Can Rwanda provide Africa’s leadership?
NOW when I ask whether Rwanda can provide Africa’s leadership, I am not asking Rwanda to become a military conqueror, like during the reign of Rwabugiri (Kigeli IV) who expanded Rwanda’s kingdom. The leadership that I’m talking about is more like the leadership of service, the leadership of helping Africa, the leadership of making Africa a better place. So when I ask whether Rwanda can provide Africa’s leadership, I am asking Rwanda to serve the Africans. I believe this is not a large claim to make.
I am asking the question now because Rwandans have, first and foremost, done extremely well for themselves. Rwandans have enjoyed the fastest increase in standard of living than any other nation in recent history. As a result, hardly a month goes by without African Presidents and Ministers, Parliamentarians and other foreign dignitaries visiting Rwanda to learn a thing or two. I believe this same blue-print, one that has transformed Rwanda, could be expanded to the benefit of the African continent.
As part of its contribution to Africa, Rwanda has already exported some of its finest talents to African organisations. They have excelled in their duties. For example, the African Development Bank, since its inception in 1963, is enjoying its best years under Dr Donald Kaberuka; The AU forces in Darfur are a force to reckon with since General Patrick Nyamvumba took over its leadership; and under Dr Richard Sezibera, the EAC’s future looks even brighter.
Now I understand that I am making a large claim by proclaiming Rwanda that can and should provide African leadership in the 21st century. But, looking at Africa today, I see no other country that has enough political capital to assume this role. And if no African country steps up, this leadership role will end up to the West or China. As history has shown, the West has clearly failed in this role despite having dominated the continent for over 200 years. China is new in the game; we still don’t know much about their leadership.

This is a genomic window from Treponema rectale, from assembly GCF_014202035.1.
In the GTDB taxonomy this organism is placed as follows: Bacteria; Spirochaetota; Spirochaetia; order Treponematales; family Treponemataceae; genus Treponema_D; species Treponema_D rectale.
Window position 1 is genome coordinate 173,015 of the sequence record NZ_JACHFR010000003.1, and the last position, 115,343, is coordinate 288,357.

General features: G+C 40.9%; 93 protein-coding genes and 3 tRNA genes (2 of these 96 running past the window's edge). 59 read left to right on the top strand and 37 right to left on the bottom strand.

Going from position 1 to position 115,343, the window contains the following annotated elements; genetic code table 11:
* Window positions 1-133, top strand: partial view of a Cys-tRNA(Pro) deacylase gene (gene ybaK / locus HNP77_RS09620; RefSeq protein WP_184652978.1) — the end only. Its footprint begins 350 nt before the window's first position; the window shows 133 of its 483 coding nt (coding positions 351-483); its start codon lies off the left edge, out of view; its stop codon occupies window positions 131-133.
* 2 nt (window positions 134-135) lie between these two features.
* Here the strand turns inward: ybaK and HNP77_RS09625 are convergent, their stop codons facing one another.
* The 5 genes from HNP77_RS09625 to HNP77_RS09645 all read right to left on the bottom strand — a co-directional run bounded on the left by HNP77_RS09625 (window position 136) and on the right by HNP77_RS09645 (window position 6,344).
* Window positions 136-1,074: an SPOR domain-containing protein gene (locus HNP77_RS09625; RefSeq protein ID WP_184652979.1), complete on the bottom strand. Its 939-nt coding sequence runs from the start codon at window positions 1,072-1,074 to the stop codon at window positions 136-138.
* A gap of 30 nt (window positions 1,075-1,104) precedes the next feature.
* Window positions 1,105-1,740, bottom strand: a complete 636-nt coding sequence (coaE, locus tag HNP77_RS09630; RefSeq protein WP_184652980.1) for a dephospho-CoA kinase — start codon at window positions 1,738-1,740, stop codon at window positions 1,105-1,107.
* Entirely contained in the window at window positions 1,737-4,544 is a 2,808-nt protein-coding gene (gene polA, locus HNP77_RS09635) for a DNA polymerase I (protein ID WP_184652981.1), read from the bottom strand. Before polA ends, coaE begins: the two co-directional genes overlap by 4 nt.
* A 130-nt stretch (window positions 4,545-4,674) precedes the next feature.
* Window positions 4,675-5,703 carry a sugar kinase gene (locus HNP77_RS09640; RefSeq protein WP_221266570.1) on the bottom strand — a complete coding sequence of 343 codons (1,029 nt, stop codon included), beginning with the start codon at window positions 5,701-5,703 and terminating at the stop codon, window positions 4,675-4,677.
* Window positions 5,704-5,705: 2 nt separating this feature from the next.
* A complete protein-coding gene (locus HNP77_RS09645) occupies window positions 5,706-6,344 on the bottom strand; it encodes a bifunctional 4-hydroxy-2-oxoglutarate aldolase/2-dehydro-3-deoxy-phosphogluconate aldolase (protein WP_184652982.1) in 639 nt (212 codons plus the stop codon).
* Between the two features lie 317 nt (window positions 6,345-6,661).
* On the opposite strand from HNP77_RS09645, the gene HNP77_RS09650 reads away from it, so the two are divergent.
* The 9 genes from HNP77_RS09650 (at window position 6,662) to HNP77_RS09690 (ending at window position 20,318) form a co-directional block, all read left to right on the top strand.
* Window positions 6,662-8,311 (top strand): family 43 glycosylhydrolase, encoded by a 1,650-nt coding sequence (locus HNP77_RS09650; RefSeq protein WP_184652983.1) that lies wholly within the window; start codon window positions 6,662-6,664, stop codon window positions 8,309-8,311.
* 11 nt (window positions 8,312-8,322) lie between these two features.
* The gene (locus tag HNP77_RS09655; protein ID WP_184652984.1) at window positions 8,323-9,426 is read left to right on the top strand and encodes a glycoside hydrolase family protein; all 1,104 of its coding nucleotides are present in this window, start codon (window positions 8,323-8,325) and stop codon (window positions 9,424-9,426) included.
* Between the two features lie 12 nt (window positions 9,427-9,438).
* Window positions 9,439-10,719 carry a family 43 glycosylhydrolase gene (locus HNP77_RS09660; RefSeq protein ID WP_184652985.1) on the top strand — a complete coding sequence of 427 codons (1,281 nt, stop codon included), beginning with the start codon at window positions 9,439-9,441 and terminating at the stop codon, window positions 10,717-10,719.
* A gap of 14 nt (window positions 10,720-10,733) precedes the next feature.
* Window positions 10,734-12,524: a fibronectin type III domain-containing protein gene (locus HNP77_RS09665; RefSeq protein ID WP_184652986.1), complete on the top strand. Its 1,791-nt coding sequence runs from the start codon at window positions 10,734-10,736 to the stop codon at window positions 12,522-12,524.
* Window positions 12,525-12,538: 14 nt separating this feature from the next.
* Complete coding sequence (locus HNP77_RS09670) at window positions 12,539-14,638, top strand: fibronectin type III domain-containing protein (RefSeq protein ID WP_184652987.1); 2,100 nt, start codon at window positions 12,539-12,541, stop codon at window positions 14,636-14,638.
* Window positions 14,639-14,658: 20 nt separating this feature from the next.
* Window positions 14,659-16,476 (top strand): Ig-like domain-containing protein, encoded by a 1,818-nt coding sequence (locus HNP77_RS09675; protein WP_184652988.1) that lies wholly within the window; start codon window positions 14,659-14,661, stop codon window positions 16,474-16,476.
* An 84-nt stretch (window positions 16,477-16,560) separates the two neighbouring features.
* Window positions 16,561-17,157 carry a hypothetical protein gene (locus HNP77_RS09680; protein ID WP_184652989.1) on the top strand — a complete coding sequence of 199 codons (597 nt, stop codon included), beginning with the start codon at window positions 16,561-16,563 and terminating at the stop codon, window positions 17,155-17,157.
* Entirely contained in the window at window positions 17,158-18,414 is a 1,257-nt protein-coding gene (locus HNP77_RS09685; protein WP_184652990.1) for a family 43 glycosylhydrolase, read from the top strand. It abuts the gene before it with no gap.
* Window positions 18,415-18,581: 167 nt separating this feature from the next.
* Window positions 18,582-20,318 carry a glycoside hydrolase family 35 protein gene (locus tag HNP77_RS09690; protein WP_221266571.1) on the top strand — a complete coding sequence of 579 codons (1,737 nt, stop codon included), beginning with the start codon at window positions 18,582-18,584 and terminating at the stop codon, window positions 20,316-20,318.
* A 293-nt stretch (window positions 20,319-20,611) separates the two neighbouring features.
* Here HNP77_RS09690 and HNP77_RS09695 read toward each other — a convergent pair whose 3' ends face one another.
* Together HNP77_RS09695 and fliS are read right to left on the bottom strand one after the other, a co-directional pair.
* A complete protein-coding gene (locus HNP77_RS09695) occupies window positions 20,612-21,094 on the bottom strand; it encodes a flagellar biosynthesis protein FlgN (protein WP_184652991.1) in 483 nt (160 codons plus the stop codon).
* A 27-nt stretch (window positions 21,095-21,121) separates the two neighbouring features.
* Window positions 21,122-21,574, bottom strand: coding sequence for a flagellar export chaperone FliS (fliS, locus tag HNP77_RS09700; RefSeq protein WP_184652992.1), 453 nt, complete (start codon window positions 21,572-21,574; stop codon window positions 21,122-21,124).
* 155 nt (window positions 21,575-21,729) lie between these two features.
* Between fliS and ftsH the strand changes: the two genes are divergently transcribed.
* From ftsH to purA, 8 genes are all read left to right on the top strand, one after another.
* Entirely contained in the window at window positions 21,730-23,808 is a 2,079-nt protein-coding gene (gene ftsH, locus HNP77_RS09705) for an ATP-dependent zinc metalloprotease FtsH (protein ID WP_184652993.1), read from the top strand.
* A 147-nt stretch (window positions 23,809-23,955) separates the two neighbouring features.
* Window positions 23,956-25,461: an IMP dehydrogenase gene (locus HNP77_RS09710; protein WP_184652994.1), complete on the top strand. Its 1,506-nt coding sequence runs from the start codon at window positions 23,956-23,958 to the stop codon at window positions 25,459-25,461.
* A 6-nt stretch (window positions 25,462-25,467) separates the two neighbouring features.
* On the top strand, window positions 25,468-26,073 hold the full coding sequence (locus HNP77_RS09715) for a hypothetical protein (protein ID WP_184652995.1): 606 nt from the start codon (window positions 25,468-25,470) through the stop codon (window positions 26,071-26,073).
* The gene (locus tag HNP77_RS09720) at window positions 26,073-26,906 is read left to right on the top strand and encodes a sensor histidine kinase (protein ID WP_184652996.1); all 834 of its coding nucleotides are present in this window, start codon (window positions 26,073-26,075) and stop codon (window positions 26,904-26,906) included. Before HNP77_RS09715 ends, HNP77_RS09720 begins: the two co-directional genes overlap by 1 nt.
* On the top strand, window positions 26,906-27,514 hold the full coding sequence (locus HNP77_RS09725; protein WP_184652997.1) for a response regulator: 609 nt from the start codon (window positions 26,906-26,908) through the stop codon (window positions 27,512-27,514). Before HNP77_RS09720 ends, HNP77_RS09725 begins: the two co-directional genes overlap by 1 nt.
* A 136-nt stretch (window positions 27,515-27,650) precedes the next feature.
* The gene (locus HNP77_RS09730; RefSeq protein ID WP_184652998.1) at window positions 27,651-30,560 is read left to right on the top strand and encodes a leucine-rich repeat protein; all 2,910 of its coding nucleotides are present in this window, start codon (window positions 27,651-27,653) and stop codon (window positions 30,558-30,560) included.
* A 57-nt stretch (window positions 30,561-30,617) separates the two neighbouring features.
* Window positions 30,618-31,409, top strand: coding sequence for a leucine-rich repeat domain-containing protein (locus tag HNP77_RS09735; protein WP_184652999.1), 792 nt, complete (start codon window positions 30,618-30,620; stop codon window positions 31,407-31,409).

Why am I asking Rwanda to consider African leadership? We are an African country with an enviable track record. We have friends the world, and are highly respected as a country on the move. Rwanda’s leadership is very credible throughout the continent, and is mostly respected for its unwavering commitment to transform its people’s lives. Whenever I meet Africans and tell them that I am from Rwanda, they look at me with envy – almost all of them say they would wish to have President Paul Kagame for at least one term. That is what I consider real political capital.
Nigeria and South Africa are logically the countries to assume this role, simply because of their sheer size of economy and population. Both these countries have flirted with this role, but they have unfortunately disappointed. There are several reasons: first, they both do not enjoy an overwhelming political capital across the continent. Secondly, they are all embroiled in serious internal politics; secession in Nigeria’s north, and black empowerment in South Africa. That leaves North Africa as other serious contenders for this role. But the recent Arab Spring has shaken them to the core, and I honestly do not see them engaging substantially on continent wide issues in the foreseeable future – there will be a tendency for these Arab countries to look inwards.
I think this void could be plugged by Rwanda. As we have shown over the years, we could, once again, rise to the occasion and take control in shaping Africa’s destiny. As a result of globalisation, the world has changed fundamentally. Africa too has changed. I believe with the right leadership, provided by Rwanda in continent wide issues, we could help fellow Africans reach their full potential. It will be sad if we pass this glorious opportunity to either the Chinese, or even worse, the West.
Africans are looking up to Rwanda to provide this leadership. I believe Africa does not need a big and strong country to provide this much needed leadership in the 21st century. It needs a smart, agile and nimble nation for this guidance. Rwanda readily provides that.
Contact email: liban.mugabo[at]gmail.com